By | Business

I attended the Australia China Business Council Medicinal Cannabis Opportunities for Australia and China event.

The event was held at the home of the ACBC located at International Chamber House. Business Growth Partners is a member of the ACBC through Syneka – our parent brand.

This event was one where I did not know what to expect as it is a very new industry in Australia. The speaker at the event was Charles Koves from the Australian Industrial Hemp Alliance. Charles spoke about the various uses of the plant and its versatility including the uses of hemp.

There are 650 Australians who take medical cannabis. It is a very small market, however the products from the plant have greater uses. For Australians it appeared that there were opportunities to sell medicinal cannabis raw materials to pharmaceutic suppliers. However, this opportunity came with a large amount of regulations. The China connection was not particularly clear at this event.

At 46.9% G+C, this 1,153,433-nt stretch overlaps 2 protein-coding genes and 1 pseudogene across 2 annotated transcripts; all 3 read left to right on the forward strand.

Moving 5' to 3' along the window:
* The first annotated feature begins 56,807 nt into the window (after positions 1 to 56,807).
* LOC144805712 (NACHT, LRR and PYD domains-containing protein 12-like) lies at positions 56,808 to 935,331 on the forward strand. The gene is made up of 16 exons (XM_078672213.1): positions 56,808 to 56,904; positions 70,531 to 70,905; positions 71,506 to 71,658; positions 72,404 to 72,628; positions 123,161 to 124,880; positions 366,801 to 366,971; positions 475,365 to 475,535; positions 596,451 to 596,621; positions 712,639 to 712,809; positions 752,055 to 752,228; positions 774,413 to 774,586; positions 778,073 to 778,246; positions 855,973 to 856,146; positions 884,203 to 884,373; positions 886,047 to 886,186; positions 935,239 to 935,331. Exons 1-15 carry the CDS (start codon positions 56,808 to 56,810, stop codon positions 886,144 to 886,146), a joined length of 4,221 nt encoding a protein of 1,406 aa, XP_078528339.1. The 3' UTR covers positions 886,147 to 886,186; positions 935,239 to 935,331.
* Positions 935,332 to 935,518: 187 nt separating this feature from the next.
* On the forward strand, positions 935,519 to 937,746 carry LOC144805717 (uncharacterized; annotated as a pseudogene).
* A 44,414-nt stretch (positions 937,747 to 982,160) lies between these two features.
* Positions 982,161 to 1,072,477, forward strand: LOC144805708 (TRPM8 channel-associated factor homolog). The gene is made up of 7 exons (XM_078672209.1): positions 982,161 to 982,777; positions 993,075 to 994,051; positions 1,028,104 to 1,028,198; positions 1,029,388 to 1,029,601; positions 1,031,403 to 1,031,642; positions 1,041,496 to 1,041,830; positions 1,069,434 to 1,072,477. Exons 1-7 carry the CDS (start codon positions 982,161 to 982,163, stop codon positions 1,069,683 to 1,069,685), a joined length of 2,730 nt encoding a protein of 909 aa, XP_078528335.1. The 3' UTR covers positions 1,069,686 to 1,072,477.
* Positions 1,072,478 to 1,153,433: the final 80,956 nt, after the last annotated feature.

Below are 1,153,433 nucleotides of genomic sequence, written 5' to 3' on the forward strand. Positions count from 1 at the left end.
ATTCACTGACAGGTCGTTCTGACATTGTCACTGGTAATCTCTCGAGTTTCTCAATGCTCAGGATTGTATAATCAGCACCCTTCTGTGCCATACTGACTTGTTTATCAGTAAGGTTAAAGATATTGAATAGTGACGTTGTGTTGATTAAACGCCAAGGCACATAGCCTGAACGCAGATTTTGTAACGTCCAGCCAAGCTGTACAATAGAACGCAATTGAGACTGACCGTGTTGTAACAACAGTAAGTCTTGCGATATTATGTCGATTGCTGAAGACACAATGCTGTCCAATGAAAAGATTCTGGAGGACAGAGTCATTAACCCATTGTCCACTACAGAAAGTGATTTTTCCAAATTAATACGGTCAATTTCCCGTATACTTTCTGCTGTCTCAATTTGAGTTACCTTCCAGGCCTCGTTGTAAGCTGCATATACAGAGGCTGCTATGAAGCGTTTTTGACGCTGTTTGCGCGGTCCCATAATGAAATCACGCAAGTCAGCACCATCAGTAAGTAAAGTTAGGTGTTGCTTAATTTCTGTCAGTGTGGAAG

In the room, there were a mix of lawyers, investment organisations and business development managers. The session was highly interactive and intellectual, with most attendees staying after the event. We sat around a table and the conversation was more of a round table discussion rather than a seminar. Some attendees had a significant amount of experience and expertise with the topic and there was a large amount of collegiality.

I would attend events similar to this one again but more from an interest perspective as it was not necessarily geared around networking.

Things to Note:

Location: International Chamber House, 121 Exhibition Street, Melbourne